This authoritative and comprehensive history does more than tell a story. It shows how trade unions created permanent organisation, based on "recognition" as a key concept. Those who had formerly been locked out from society now recognised their own strength in association, and saw that strength reflected in the eyes of their bosses.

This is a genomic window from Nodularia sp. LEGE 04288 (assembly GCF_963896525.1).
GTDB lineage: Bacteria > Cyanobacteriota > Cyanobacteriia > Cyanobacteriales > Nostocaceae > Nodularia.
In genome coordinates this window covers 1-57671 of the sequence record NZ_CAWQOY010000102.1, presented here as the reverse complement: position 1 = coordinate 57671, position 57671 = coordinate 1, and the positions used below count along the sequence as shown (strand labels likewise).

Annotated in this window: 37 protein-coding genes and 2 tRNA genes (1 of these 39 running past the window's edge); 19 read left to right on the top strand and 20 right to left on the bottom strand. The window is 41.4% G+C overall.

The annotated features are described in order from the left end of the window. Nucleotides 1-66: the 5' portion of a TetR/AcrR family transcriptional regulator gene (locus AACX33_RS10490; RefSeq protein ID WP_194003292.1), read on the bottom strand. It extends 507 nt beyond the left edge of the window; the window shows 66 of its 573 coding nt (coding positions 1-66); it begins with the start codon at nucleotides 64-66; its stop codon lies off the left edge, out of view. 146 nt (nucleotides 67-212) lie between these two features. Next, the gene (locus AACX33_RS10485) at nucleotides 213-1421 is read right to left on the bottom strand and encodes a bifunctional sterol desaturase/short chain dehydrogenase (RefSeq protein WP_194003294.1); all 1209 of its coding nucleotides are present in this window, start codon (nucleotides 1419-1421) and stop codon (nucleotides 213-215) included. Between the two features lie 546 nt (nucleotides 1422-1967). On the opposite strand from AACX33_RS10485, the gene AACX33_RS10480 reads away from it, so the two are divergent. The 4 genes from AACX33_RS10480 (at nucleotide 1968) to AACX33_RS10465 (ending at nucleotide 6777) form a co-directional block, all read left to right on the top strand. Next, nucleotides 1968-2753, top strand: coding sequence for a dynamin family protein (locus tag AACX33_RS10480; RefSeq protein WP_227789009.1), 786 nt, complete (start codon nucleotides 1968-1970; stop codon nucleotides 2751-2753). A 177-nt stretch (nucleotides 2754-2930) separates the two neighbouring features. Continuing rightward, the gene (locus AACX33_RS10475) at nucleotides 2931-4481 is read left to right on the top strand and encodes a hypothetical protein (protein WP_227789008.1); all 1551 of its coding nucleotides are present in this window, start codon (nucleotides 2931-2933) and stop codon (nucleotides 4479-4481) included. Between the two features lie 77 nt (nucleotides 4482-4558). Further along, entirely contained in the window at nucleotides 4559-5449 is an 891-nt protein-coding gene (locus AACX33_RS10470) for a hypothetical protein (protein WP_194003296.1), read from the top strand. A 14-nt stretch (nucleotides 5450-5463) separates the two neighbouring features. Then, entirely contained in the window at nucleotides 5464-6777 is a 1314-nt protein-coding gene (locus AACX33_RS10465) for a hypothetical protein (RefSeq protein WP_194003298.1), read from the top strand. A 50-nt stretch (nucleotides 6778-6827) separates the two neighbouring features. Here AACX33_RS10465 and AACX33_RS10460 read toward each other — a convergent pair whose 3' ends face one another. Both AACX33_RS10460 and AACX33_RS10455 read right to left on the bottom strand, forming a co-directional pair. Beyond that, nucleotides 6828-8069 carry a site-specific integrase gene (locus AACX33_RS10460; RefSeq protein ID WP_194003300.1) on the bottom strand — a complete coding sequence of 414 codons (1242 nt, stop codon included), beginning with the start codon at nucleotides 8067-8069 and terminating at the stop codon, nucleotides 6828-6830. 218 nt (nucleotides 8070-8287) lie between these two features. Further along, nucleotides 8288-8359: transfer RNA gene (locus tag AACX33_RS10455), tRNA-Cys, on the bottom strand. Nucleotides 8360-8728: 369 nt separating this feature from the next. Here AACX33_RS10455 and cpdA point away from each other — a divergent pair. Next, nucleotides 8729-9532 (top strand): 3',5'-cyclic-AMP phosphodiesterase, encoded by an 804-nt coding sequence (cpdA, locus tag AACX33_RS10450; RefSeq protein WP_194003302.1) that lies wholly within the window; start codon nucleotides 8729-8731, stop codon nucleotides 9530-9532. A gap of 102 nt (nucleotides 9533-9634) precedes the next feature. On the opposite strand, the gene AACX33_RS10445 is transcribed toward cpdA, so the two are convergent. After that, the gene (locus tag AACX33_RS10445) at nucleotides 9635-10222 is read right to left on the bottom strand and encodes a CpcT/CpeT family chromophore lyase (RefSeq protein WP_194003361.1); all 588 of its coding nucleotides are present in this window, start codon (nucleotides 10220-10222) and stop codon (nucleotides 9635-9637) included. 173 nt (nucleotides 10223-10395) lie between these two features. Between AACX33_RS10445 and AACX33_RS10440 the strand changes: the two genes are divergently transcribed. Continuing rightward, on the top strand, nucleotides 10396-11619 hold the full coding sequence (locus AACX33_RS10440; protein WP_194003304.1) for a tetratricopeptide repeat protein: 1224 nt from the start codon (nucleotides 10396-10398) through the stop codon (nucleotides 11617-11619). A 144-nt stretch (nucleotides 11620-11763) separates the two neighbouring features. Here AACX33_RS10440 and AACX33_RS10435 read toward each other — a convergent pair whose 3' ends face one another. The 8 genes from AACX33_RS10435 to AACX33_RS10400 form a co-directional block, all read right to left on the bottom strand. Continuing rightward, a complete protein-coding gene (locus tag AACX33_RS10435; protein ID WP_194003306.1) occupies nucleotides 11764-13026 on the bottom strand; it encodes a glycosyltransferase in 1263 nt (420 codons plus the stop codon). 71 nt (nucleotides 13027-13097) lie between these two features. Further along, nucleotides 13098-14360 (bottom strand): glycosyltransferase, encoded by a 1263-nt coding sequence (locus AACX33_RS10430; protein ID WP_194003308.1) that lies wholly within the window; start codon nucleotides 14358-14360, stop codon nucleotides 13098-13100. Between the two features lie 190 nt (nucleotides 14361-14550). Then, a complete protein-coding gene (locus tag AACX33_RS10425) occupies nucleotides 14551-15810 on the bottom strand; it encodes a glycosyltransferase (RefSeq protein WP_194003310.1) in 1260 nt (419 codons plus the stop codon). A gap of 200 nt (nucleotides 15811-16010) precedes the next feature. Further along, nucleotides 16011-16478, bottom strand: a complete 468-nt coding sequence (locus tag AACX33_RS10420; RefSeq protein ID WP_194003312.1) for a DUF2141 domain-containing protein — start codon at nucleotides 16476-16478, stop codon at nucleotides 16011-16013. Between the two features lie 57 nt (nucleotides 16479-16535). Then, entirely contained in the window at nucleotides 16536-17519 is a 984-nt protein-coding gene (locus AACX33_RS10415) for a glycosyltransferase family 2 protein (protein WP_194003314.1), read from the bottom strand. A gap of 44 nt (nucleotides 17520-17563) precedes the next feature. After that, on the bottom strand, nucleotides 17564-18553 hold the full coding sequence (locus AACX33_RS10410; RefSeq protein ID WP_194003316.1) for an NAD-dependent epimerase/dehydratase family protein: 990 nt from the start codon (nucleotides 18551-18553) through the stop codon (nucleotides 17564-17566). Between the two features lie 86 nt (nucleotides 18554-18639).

The Making of the Labour Movement traces the growth of socialist ideas, syndicalism and guild socialism. It charts the influence of internationalism on the struggle of low-paid workers to improve their conditions of life. The organisation of the un-skilled, and the expression of their political and industrial voices, is followed from the struggle for the "docker's tanner", in 1889, to Ernest Bevin's passionate advocacy on behalf of the dockers, in 1920. The key figures who shaped events both nationally and regionally were all original thinkers, and are here allowed, whenever possible, to speak in their own voices